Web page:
In accordance with the quick arbitration and select protocol of the present invention, when an initiator asserts ATN during the quick arbitration phase, ATN is asserted as a broadcast command which requires all target devices to remove their SCSI IDs from the data bus, leaving only initiator IDs on the bus such that only initiators participate in the subsequent quick arbitration and selection.

As can be seen in FIG. 6, after an initiator asserts ATN, target devices release their SCSI IDs from the bus leaving only initiator IDs approximately 400 ns following the assertion of ATN. 600 ns following the assertion of ATN, MSG, and C/D are deasserted and the current bus owner drives the winning arbitration SCSI ID onto the data bus. When MSG is detected deasserted by the arbitrating initiator devices, they remove their SCSI IDs from the bus while the current bus owner holds the winning SCSI ID on the bus. After removing their IDs (and waiting 200 ns), the arbitrating initiator devices check to see if their ID is still asserted on the bus. If so, SEL is asserted by the new bus owner along with its own ID and the ID of a target device to which it wishes to select. As described previously, 400 ns (a bus settle delay) after SEL is detected asserted, the previous bus owner deasserts BSY. The bus then enters a selection phase in accordance with conventional protocol. In other words, following deassertion of BSY by the previous bus owner (selection phase), the protocol of the present invention operates in a manner similar to the conventionally defined SCSI protocol.

The need for initiator preemption, and indeed the need for a quick arbitration and selection protocol, can be best understood with reference to a novel broadcast command packet protocol described in co-pending application entitled Broadcast Command Packet Protocol For SCSI Interface, filed on instant date herewith and owned by the Assignee of the present invention, the entire disclosure of which is expressly incorporated herein by reference. According to the broadcast command packet protocol, a multiplicity of command packets are broadcast in sequential bursts by a particular initiator device and are directed to a multiplicity of target devices subsequent to a single initiator arbitration. When a multiplicity of target devices contain commands in their command queues subsequent to a single arbitration, it is easy to understand the necessity for a method and system for quickly transferring ownership of the bus upon a first target's assertion of COMMAND COMPLETE and/or DISCONNECT. In other words, a single initiator may burst 5, 6, 7 or more command packets to 3, 4 or more different target devices or processes, and then shift off-line, thus allowing the multiplicity of targets to execute their commands or processes in accordance with a quick arbitration and selection protocol set up amongst themselves.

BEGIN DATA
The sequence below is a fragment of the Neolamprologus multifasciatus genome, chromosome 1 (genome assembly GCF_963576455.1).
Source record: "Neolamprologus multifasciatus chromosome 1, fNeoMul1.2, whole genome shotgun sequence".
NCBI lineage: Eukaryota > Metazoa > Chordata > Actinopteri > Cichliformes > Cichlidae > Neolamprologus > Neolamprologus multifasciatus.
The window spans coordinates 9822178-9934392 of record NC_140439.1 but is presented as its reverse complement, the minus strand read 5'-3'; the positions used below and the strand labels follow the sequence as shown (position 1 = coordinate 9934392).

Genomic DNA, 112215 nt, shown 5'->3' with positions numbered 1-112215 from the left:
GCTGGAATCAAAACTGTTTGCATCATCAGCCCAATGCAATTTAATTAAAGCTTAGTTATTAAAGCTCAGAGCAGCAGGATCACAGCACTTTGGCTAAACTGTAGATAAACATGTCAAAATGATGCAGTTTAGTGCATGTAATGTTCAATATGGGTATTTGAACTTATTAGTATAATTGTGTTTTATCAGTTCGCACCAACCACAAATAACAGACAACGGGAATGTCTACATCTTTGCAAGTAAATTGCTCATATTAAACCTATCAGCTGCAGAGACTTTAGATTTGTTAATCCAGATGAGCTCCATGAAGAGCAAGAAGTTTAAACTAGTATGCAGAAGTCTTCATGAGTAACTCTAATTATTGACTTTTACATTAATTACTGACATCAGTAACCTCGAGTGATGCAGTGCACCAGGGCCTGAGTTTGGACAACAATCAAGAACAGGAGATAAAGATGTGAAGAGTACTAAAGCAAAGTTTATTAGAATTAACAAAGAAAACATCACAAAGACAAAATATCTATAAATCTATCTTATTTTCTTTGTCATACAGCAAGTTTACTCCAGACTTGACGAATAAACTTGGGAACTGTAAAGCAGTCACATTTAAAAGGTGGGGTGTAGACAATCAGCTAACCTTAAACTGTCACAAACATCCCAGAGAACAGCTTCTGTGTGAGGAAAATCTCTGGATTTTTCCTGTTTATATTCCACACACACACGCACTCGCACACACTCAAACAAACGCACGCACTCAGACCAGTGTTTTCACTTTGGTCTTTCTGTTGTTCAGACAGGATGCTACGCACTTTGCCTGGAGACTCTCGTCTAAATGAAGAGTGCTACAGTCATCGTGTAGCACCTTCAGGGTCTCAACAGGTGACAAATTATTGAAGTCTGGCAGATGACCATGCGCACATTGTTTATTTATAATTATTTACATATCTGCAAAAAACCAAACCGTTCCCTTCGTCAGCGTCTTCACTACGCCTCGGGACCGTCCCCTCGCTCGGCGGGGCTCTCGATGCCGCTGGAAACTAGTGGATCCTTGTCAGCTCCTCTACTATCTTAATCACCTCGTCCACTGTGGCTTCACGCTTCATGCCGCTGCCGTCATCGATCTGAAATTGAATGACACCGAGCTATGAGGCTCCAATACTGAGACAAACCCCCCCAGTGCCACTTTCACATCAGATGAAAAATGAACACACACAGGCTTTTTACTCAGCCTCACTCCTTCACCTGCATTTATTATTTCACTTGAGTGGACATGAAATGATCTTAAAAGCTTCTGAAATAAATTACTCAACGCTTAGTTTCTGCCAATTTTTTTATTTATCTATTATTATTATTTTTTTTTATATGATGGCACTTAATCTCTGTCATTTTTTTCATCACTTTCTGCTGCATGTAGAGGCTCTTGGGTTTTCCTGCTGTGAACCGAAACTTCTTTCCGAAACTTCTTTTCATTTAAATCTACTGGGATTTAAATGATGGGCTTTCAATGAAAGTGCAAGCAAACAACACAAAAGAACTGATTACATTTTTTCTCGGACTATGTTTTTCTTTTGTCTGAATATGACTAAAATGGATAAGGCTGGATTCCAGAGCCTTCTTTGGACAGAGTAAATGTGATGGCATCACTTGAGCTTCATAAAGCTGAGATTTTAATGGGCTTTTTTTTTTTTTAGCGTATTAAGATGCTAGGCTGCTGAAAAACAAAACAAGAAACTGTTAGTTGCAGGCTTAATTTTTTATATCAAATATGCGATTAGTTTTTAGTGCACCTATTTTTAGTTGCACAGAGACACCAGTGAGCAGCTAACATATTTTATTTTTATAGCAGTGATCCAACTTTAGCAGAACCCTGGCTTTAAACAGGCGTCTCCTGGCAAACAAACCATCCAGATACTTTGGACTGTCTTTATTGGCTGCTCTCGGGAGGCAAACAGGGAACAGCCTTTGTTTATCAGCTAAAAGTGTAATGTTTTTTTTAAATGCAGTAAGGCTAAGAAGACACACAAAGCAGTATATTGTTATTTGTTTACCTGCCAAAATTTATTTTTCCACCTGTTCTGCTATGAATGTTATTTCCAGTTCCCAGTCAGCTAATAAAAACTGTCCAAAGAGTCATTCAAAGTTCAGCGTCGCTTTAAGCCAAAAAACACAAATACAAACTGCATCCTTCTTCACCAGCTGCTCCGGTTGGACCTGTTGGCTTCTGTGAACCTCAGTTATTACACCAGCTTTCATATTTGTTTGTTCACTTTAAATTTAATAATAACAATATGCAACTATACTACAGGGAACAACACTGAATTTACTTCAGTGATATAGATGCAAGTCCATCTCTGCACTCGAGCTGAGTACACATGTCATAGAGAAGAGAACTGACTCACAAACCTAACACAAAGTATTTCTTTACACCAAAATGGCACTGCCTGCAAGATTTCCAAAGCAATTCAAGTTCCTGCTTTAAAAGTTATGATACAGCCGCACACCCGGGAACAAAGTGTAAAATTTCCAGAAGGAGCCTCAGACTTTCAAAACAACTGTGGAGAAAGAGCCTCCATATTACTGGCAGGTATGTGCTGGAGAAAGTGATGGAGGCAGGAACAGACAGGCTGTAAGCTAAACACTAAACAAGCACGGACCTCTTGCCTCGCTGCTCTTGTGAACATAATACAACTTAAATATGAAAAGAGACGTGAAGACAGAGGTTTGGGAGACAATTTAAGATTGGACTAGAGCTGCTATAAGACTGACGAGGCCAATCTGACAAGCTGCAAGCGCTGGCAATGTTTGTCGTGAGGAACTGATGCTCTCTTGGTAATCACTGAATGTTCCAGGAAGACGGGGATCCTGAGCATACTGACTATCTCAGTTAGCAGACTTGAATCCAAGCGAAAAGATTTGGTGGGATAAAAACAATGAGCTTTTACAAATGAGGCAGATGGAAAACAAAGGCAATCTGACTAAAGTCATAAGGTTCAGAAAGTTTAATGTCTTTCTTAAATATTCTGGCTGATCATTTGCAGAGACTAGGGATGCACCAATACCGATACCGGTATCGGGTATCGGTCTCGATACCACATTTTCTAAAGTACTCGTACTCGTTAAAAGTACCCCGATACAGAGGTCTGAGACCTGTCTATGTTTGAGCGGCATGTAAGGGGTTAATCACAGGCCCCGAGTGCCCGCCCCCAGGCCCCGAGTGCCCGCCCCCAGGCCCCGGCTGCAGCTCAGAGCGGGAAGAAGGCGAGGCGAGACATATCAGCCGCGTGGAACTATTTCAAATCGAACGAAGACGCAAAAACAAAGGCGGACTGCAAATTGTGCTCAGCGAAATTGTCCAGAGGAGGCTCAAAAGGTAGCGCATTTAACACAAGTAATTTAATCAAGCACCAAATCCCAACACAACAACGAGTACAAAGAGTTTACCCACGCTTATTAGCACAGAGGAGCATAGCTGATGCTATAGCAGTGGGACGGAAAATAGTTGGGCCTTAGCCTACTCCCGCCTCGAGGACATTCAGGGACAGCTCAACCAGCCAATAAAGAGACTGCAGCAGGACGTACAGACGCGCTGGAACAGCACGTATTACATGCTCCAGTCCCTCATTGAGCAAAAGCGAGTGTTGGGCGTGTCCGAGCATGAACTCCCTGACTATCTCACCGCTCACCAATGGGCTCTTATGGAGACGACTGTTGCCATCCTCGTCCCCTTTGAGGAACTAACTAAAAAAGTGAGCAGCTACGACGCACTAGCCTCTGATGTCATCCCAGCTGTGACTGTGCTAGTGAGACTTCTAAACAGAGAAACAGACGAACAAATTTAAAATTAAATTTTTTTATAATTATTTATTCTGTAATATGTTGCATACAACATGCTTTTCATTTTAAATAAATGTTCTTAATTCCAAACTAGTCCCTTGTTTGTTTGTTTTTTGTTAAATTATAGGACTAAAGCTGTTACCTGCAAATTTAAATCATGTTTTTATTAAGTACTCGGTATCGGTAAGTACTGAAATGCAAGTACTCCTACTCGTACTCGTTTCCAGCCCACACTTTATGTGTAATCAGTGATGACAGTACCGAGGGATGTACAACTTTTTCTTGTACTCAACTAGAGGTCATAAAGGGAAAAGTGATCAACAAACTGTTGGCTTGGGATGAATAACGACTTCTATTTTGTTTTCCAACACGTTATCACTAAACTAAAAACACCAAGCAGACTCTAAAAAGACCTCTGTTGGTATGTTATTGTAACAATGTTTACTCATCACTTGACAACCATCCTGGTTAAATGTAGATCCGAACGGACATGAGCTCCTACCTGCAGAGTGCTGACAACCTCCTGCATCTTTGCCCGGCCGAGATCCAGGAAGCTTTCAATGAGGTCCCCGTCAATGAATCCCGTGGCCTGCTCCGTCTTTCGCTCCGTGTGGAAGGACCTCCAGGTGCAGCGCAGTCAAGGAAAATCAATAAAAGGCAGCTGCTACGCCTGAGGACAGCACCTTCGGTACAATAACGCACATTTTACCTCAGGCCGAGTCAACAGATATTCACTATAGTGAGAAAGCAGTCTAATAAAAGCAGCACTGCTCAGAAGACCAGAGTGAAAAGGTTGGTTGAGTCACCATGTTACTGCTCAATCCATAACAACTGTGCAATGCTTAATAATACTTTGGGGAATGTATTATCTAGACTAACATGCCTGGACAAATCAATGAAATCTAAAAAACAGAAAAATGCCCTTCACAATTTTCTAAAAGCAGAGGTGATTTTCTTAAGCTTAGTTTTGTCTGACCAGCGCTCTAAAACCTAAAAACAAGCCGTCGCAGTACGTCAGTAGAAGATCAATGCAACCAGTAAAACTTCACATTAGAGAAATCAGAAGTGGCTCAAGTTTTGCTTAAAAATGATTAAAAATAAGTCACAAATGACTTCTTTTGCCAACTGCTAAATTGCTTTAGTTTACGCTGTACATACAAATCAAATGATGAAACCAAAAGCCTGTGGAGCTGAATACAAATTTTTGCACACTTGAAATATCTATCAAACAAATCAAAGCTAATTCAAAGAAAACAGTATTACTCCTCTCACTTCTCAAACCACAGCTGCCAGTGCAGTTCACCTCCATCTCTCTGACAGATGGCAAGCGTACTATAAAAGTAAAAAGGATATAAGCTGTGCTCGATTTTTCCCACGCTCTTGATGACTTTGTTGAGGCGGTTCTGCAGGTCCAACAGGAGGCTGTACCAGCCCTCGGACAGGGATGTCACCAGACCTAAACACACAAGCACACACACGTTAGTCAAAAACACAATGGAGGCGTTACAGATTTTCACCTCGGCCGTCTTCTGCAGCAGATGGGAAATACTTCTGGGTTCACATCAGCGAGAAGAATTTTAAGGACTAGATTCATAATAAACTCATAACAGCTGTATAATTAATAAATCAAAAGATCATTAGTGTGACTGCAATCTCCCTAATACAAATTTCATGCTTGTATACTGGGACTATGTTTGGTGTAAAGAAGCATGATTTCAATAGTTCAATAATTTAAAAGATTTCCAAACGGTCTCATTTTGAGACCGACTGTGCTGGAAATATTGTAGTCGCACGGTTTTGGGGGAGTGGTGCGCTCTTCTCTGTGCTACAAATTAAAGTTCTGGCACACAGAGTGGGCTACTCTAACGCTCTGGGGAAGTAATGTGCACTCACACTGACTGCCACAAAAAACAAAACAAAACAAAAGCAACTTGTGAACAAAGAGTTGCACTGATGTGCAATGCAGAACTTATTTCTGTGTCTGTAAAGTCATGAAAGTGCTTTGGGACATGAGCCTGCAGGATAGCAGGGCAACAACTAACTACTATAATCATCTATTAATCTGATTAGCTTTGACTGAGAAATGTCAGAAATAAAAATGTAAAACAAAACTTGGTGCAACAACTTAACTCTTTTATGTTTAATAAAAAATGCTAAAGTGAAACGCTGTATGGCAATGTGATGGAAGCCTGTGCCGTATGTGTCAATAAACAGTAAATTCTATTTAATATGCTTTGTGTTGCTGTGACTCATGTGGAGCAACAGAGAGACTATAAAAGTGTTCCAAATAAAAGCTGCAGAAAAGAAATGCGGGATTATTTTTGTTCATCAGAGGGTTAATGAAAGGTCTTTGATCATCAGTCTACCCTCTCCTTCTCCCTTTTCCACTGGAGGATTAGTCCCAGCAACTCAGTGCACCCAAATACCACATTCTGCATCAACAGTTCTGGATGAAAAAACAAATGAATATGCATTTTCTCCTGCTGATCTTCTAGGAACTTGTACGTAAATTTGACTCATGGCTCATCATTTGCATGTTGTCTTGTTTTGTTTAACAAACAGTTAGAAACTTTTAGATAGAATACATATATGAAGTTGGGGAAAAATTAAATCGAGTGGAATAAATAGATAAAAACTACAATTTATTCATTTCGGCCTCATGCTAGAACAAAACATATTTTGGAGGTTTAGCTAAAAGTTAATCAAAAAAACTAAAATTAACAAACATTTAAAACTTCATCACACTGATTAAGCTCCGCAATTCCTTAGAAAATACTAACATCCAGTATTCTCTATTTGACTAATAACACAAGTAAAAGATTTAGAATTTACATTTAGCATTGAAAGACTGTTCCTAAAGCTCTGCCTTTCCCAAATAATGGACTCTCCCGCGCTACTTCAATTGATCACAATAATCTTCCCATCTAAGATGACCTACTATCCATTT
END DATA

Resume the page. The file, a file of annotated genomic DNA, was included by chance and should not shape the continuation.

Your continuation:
Once the overall system implementation is understood, the utility of the fairness algorithm becomes apparent. Once an initiator devices bursts a multiplicity of command packets to a multiplicity of targets, some means must exist to assure that target groupings access to the bus in order to execute their commands or I/O processes, without undue intervention by other devices. In accordance with the broadcast command packet protocol, the target device which receives the first broadcast command packet is granted control of the bus after all of the packets have been delivered. Once the first target device completes its command, the fairness algorithm allows it to grant control to the bus to a next target device, presumably a target device which also received a command packet during the packet protocol phase. A target grouping which received command packets may thereby short-cut the conventional protocol and retain control of the bus amongst themselves until such time as all of the command packets have been executed and the last quick arbitration phase results in no takers. This private session is interruptible by an initiator by use of the QAS preemption in the event an initiator must gain control of the bus for whatever reason. Needless to say, once an initiator accesses the target, and that target completes its command or data transfer operation, the target enters the QAS phase eventually returning control the to private session of the previously defined target grouping.

EFFICIENCY ANALYSIS

The following analysis is a comparison between 4K data read operations according to the existing SCSI FAST-80 protocol and a combination of the quick arbitrate and select protocol and broadcast command packet protocol, in accordance with the invention, implementing multiple broadcast command packets. The analysis evaluates SCSI bus efficiency when the 4K read operation is performed over a narrow and a wide bus, and with 2K and 4K data chunks.